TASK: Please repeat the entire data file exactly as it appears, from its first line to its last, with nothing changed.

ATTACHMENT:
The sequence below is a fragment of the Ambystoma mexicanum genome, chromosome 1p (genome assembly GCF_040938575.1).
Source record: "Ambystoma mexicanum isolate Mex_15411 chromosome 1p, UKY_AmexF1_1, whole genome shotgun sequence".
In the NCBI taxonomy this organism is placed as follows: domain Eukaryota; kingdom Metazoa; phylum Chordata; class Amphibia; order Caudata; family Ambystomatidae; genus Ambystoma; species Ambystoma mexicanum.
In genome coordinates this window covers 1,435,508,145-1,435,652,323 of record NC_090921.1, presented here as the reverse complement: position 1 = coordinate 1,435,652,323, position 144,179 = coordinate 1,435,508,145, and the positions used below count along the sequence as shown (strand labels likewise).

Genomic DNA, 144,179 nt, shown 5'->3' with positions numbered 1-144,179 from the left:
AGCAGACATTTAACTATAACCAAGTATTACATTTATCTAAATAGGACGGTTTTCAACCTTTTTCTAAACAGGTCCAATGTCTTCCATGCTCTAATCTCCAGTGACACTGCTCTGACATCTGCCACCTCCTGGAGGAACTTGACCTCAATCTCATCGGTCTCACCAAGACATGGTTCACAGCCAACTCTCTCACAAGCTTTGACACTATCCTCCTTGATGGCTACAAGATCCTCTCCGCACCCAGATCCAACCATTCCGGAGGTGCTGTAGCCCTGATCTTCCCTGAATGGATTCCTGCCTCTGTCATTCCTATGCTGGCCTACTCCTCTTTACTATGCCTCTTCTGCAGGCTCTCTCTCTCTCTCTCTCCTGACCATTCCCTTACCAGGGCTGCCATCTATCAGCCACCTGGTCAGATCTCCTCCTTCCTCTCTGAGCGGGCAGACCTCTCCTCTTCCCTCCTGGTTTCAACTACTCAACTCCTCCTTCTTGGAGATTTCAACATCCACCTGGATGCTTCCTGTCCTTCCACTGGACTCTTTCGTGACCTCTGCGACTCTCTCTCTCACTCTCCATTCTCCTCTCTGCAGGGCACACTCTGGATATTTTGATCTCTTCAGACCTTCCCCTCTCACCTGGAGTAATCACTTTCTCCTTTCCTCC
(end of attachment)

The sequence below is a fragment of the Ambystoma mexicanum genome, chromosome 1p (genome assembly GCF_040938575.1).
Source record: "Ambystoma mexicanum isolate Mex_15411 chromosome 1p, UKY_AmexF1_1, whole genome shotgun sequence".
In the NCBI taxonomy this organism is placed as follows: domain Eukaryota; kingdom Metazoa; phylum Chordata; class Amphibia; order Caudata; family Ambystomatidae; genus Ambystoma; species Ambystoma mexicanum.
In genome coordinates this window covers 1,435,508,145-1,435,652,323 of record NC_090921.1, presented here as the reverse complement: position 1 = coordinate 1,435,652,323, position 144,179 = coordinate 1,435,508,145, and the positions used below count along the sequence as shown (strand labels likewise).

Genomic DNA, 144,179 nt, shown 5'->3' with positions numbered 1-144,179 from the left:
AGCAGACATTTAACTATAACCAAGTATTACATTTATCTAAATAGGACGGTTTTCAACCTTTTTCTAAACAGGTCCAATGTCTTCCATGCTCTAATCTCCAGTGACACTGCTCTGACATCTGCCACCTCCTGGAGGAACTTGACCTCAATCTCATCGGTCTCACCAAGACATGGTTCACAGCCAACTCTCTCACAAGCTTTGACACTATCCTCCTTGATGGCTACAAGATCCTCTCCGCACCCAGATCCAACCATTCCGGAGGTGCTGTAGCCCTGATCTTCCCTGAATGGATTCCTGCCTCTGTCATTCCTATGCTGGCCTACTCCTCTTTACTATGCCTCTTCTGCAGGCTCTCTCTCTCTCTCTCTCCTGACCATTCCCTTACCAGGGCTGCCATCTATCAGCCACCTGGTCAGATCTCCTCCTTCCTCTCTGAGCGGGCAGACCTCTCCTCTTCCCTCCTGGTTTCAACTACTCAACTCCTCCTTCTTGGAGATTTCAACATCCACCTGGATGCTTCCTGTCCTTCCACTGGACTCTTTCGTGACCTCTGCGACTCTCTCTCTCACTCTCCATTCTCCTCTCTGCAGGGCACACTCTGGATATTTTGATCTCTTCAGACCTTCCCCTCTCACCTGGAGTAATCACTTTCTCCTTTCCTCC